Highway to hell


Highway to hell

Red Mountain Pass has a legacy of death, but its allure lives on

Red Mountain Pass

The legacy of Red Mountain Pass

Nancy Shanks and Dennis VanPatter, with the Colorado Department of Transportation, provided this information about Red Mountain Pass:
When was the pass built?
The first wagon road over the pass was built in 1883 by a private toll road company.
When did the first automobile cross the pass?
The first vehicle to drive from Ouray to Red Mountain Town was a Ford Model T in 1911 – taking a doctor from Ouray to a house call in Ironton, and then the group went on to the top of Red Mountain Pass. The return drive from Red Mountain to Ouray took two hours.
When was it paved?
First paving occurred in the 1950s, and the road was paved in stretches over the next several years.
What were the challenges?
The natural terrain of the area made building the wagon road, and later re-engineering by the state of Colorado for motor vehicle travel, difficult. The lower six miles from Ouray up through the Uncompahgre Canyon travel through areas of vertical cliffs. The original toll road was built far lower in the canyon, close to the river, and it joined today’s grade in the vicinity of Bear Creek Falls. When the state of Colorado took over the road at the request of the counties in about 1920, the road was reconstructed on its present grade, well above the river and out of reach of flooding. Other sections were rebuilt, and the road was widened and graveled to accommodate motor vehicles. It was opened in 1922. Steep mountain terrain and high elevations bring their own kind of challenges, as CDOT faces in many locations around the state.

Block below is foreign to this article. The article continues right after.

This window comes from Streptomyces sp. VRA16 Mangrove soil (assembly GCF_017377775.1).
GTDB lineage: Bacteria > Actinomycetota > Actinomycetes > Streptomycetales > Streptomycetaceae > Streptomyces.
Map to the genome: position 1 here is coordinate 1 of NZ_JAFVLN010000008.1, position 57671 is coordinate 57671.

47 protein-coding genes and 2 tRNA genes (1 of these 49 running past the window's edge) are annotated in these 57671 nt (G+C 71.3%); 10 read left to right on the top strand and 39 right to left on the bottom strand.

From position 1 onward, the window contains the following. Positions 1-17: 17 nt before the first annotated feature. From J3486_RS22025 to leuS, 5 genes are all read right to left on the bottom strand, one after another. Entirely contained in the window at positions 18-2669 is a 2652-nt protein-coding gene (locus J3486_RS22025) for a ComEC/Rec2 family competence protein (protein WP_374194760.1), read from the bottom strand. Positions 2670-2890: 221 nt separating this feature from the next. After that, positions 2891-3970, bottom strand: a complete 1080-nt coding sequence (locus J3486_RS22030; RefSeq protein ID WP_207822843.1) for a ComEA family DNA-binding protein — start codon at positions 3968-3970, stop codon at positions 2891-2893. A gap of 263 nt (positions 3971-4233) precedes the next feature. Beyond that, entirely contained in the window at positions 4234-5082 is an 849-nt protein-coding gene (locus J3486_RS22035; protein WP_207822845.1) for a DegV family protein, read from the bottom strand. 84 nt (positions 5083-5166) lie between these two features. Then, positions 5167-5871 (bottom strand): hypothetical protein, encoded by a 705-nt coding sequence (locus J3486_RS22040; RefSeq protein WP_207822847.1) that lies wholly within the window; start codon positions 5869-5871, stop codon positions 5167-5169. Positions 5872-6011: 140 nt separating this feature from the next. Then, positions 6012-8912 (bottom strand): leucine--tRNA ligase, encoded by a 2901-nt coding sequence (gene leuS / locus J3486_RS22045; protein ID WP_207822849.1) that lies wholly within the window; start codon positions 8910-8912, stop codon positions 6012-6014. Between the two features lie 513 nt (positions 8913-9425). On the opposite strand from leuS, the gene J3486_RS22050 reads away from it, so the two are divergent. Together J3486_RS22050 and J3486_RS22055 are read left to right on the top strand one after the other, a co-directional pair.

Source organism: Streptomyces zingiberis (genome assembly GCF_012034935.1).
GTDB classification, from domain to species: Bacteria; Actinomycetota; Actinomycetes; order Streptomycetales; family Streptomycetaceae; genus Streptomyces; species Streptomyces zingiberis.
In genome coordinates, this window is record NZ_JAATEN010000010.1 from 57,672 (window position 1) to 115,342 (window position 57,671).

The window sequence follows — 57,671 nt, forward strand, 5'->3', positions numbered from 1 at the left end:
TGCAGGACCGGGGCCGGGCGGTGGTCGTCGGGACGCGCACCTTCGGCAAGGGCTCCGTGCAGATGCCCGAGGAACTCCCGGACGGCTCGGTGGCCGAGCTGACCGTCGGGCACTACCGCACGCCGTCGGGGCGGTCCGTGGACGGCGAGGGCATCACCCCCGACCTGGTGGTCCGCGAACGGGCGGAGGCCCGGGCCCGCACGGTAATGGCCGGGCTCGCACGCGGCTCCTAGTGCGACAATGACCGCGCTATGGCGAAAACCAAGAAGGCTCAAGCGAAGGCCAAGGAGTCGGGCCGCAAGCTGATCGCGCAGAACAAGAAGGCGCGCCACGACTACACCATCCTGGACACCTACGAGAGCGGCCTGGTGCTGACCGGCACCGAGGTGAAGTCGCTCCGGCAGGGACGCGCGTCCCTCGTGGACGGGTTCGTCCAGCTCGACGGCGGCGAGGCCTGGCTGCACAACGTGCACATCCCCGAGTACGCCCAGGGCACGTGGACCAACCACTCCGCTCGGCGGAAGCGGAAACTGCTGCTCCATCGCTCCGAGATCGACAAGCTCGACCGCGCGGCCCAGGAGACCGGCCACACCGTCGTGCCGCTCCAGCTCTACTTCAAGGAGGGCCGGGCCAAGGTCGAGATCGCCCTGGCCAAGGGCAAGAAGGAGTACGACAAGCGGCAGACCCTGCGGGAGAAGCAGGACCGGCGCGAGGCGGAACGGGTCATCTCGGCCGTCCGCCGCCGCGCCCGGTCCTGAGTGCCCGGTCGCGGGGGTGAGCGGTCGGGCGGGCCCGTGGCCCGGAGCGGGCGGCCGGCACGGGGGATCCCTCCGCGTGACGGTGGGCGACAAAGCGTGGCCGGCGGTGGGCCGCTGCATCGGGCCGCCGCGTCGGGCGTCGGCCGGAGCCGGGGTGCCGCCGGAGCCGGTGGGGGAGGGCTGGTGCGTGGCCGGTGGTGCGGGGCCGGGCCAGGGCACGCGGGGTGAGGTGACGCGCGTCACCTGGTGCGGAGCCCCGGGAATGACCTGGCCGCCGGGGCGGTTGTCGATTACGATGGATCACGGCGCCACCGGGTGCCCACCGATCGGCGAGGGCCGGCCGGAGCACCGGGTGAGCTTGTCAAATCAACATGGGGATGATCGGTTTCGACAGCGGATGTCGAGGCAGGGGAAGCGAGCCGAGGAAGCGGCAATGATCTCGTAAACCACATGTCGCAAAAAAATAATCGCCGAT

Why isn’t it safer? Is this the best we can do given the terrain?
This highway is safe. Speed limits are, by necessity, slow, and the types of major accidents that occur in high-speed situations elsewhere are nonexistent on this road. Drivers typically drive the road carefully and cautiously. This is one of the most spectacular drives in the world, and motorists treat it as such. Construction of the East Riverside snowshed, where a major avalanche path intersects the highway, greatly reduced adverse impacts of snowslides on the highway. The highway is open year-round and is used daily by commuters, local residents, trucking companies and visitors.
Why was it deemed necessary to build the road?
Extensive mining in the area of Ouray, Red Mountain, Silverton and Telluride provided the impetus for the original construction of the toll road. Railroads reached Silverton and Ouray, but transportation of ore to the railheads required a wagon road. Later, with motor vehicle travel predominating, this major north-south route through southwestern Colorado became a major contributor to commerce.
Why is it called the “Million Dollar Highway?”
Only theories exist on this topic. One theory says that the gravel used to pave the road prior to it opening for motor-vehicle traffic in 1922 contained nearly $1 million in ore per mile. Another says the road cost $1 million to build per mile (an astounding total even as late as 1922). Another theory is that the scenery along the highway results in “million-dollar views.” The bottom line – no one is sure, but it’s fun to speculate.

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